- A stroke/tumor/meningitis patient with new hiccup – is it a sign of impending danger (such as yawning)? yes – ami! otherwise no! It mainly appears with medullary strokes and temporal lesions.
- A patient referred for permanent hiccup since 2 years, already evaluated by ENT and GI specialists.
- History (drugs, GI problems, etc.)
- Physical examination (oral, external ear canal!)
- Ultrasound abdomen
- Chest CT including upper abdomen
- Cervical US (thyroid)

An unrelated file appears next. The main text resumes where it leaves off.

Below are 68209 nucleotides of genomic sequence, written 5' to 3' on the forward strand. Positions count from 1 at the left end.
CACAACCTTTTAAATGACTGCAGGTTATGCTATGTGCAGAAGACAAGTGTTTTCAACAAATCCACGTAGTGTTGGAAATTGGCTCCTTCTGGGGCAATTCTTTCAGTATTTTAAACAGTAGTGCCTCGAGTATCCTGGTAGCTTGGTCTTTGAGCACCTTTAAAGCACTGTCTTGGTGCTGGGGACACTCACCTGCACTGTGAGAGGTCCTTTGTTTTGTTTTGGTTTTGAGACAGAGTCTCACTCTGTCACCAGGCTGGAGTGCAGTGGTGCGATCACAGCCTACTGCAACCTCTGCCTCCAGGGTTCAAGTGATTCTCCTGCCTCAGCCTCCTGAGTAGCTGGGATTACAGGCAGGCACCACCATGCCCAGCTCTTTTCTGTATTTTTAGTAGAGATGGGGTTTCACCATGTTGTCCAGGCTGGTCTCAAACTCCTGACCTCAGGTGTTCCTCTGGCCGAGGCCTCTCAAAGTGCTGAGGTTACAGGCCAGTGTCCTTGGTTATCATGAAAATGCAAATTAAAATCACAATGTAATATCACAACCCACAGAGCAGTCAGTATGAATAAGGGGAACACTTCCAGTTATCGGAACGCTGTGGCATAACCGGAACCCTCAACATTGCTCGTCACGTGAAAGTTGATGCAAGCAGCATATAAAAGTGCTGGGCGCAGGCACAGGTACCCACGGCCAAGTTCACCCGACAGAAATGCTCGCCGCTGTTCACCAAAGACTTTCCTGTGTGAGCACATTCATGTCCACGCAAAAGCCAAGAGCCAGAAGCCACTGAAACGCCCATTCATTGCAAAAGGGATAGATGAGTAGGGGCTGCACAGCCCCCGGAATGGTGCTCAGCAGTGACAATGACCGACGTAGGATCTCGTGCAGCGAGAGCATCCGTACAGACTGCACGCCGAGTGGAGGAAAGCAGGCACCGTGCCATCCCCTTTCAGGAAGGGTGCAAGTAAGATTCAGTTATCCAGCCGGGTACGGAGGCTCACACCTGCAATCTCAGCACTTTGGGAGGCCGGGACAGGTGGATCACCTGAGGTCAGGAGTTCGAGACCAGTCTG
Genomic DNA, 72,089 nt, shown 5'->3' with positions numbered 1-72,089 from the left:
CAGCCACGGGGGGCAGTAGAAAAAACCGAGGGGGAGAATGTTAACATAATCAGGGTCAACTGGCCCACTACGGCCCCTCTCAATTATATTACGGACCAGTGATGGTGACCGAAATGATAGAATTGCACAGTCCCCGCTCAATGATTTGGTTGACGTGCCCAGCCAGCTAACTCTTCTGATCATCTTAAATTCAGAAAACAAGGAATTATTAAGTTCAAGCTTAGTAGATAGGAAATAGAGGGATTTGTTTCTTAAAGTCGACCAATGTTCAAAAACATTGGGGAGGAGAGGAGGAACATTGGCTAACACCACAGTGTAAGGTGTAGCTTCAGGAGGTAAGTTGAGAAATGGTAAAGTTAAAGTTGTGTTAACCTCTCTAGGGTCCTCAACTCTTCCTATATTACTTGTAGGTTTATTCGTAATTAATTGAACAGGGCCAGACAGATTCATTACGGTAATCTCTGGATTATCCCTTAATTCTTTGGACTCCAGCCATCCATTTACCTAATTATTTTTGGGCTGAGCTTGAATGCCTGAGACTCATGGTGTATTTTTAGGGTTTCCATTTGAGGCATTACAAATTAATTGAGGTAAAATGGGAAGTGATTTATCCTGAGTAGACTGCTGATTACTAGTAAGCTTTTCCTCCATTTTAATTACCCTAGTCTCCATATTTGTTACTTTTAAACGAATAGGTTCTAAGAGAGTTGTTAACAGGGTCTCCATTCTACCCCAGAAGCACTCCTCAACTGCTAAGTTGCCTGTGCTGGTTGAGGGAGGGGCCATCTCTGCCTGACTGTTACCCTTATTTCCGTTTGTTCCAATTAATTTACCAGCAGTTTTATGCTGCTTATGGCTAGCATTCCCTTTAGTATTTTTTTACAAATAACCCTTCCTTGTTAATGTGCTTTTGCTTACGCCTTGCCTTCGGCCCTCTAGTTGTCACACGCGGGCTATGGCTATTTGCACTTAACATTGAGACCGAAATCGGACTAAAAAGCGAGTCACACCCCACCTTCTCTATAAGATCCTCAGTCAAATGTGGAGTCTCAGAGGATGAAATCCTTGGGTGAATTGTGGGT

- Cranial MRI
As for treatment, there are some interesting household remedies (cold water, Valsalva, etc., mainly aiming for a vagal stimulation) and other mechanical ways, such as
- catheter insertion into the pharynx, larynx, esophagus
- external ear stimulation
- bulbar pressure
Next, drugs: MCP/Haloperidol, Baclofen, Gabapentin, Propofol, Ketamine (these are my favorites). Important: try them with high doses (at least the first four) then taper the dose rapidly to the effective least dose.
Finally, for chronic cases: Vagal stimulator.
Here is the best reference (in german): Singultus. HNO 1999 – note that nothing much happened in singultus in the last years; quite surprising…